How To Respond To The Growing Threat Of Corporate Dentistry
By Leon Klempner, DDS November 2015Marketing Marketing Strategies
By: Dr. Leon Klempner*
Corporate dentistry poses a real threat to traditional practices: they’re commoditizing dental care, challenging us to compete on price and convenience. In response, the inclination is often to discount fees, encourage more patients to accept treatment, or sign up for discounted managed care plans.
While these tactics may have been effective in defending against private dental competitors in the past, they won’t work against corporate dentistry. They have sophisticated marketing programs, centralized systems, purchasing power, extended facility hours… the list goes on. They’re out to grab market share of the fee-sensitive patient and they’ve been successful.
So we’re faced with a decision: compete against corporate dentistry in delivering commoditized dental care, or forge another way forward.
Unless we want to get swallowed up in the commodity segment, we can’t lower our fees. Rather, we have to up our game. We have to make our fees clearly worthwhile to our patients by effectively communicating the value of the services we provide to them. Patients need to know that the investment they’re making will yield benefits beyond what the corporate dental chains can provide.
So how do we up our game?
- Improve responsiveness – We can’t keep patients waiting and must speed up response times to phone and email inquiries.
- Employ staff that care – They must not only have clinical and administrative skills but also warmth, empathy, and interpersonal skills.
- Listen to your patients and communicate with them regularly – Not just when they’re in the office. Respond to their concerns and make them part of your practice’s ongoing effort to improve.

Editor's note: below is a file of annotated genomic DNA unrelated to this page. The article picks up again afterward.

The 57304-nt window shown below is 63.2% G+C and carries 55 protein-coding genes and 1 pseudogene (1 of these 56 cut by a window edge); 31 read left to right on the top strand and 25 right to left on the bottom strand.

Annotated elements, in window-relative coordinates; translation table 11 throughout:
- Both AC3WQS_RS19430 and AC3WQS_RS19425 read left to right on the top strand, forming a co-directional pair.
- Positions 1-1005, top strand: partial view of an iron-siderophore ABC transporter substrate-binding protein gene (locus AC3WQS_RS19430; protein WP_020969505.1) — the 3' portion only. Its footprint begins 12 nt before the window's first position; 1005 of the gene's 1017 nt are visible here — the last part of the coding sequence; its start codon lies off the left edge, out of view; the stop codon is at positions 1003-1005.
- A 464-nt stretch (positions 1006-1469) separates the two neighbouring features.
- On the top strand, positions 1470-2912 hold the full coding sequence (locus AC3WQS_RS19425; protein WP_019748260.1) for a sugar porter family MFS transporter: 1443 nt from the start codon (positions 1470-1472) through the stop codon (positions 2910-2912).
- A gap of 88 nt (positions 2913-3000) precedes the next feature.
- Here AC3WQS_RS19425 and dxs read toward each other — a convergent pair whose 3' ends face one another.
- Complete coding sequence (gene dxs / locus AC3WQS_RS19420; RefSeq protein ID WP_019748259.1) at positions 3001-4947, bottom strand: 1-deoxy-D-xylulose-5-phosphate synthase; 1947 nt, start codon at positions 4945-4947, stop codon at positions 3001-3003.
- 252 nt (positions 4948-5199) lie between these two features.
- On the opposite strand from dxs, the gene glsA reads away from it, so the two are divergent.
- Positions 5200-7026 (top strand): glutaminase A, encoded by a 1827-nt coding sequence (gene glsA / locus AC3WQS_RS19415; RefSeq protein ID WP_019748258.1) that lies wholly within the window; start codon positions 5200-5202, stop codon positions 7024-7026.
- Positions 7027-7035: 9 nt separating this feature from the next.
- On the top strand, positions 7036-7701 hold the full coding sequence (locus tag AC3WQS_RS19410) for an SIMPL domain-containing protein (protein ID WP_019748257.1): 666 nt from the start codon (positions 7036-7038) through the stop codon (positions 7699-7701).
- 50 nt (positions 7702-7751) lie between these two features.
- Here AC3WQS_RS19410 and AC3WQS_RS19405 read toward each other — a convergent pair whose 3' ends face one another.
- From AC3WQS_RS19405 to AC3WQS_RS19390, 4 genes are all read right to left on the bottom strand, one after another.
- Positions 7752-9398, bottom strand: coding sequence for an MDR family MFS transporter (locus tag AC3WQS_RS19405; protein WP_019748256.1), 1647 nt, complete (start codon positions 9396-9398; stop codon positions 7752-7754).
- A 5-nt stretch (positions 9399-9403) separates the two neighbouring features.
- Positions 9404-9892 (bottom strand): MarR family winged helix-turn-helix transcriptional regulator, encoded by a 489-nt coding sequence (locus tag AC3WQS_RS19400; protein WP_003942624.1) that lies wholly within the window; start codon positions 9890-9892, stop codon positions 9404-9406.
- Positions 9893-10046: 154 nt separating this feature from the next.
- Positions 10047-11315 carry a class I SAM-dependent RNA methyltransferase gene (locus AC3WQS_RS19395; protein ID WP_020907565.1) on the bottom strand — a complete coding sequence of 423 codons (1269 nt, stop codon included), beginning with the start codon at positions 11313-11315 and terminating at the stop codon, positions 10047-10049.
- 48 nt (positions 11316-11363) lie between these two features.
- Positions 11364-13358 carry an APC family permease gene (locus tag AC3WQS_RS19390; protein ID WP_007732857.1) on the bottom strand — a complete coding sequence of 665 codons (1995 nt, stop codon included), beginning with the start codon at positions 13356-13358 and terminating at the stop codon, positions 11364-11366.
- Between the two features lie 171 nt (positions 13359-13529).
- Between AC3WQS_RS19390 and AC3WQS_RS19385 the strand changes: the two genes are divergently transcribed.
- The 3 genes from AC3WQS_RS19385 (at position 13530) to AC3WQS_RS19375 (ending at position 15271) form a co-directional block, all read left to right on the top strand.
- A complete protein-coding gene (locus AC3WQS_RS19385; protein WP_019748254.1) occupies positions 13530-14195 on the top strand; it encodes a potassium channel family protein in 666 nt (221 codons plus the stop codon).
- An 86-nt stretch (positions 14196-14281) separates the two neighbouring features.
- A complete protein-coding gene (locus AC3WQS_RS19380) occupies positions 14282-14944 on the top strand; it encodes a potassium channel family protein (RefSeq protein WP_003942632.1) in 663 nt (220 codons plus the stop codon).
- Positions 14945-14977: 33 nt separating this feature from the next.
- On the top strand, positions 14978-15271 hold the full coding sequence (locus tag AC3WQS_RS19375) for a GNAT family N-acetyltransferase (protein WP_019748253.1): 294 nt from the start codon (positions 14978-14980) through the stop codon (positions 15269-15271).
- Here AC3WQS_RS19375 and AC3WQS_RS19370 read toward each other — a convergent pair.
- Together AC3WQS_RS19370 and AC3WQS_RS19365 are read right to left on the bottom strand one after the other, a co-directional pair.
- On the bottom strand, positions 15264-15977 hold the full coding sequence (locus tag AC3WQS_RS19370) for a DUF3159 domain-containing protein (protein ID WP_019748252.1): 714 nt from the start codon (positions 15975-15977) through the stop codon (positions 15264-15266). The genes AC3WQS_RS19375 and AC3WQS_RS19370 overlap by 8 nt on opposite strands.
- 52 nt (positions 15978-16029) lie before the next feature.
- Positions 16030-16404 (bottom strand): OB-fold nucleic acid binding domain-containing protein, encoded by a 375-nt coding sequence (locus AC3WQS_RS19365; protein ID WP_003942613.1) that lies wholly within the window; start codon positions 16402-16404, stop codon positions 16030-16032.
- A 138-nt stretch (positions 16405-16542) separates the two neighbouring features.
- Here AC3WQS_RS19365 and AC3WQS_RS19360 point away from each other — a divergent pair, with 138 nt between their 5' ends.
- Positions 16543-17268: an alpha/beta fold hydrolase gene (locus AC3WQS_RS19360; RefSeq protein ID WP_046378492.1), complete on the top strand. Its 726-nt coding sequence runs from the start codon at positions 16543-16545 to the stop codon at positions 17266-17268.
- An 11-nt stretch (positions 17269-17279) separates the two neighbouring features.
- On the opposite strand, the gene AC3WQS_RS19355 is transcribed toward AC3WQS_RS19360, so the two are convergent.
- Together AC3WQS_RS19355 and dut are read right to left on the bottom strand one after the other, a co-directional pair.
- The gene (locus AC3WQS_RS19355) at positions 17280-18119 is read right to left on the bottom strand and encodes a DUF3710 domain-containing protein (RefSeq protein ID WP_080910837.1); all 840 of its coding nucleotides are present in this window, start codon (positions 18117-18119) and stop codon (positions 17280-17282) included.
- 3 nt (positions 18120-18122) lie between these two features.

- Invest in technology – Your office needs to convey that you’re current.
- Differentiate your practice from the corporate competition – This is most important – making building your practice’s brand critical; you want patients to instantly recognize and remember you and what makes you different.
This means clarifying your practice’s positioning – what you and your practice stand for. It should be something you’re better at than the rest, something on which you enjoy focusing your energy, and can deliver with excellence. Perhaps helping to boost self-esteem through cosmetic dentistry or occlusions. Or something less clinical, like child-friendliness. Then make it your practice’s goal to become synonymous with it.
Once these elements are in place, it’s all about communicating to current and prospective patients, using the following three methods:
1. Manage your reputation.
A patient’s comments about their positive experience in your practice are significantly more credible than anything you can say about yourself. So positive online reviews telling a story about what it’s like to be your patient are critical. Reviews may seem hard to get, but they’re definitely worth the energy.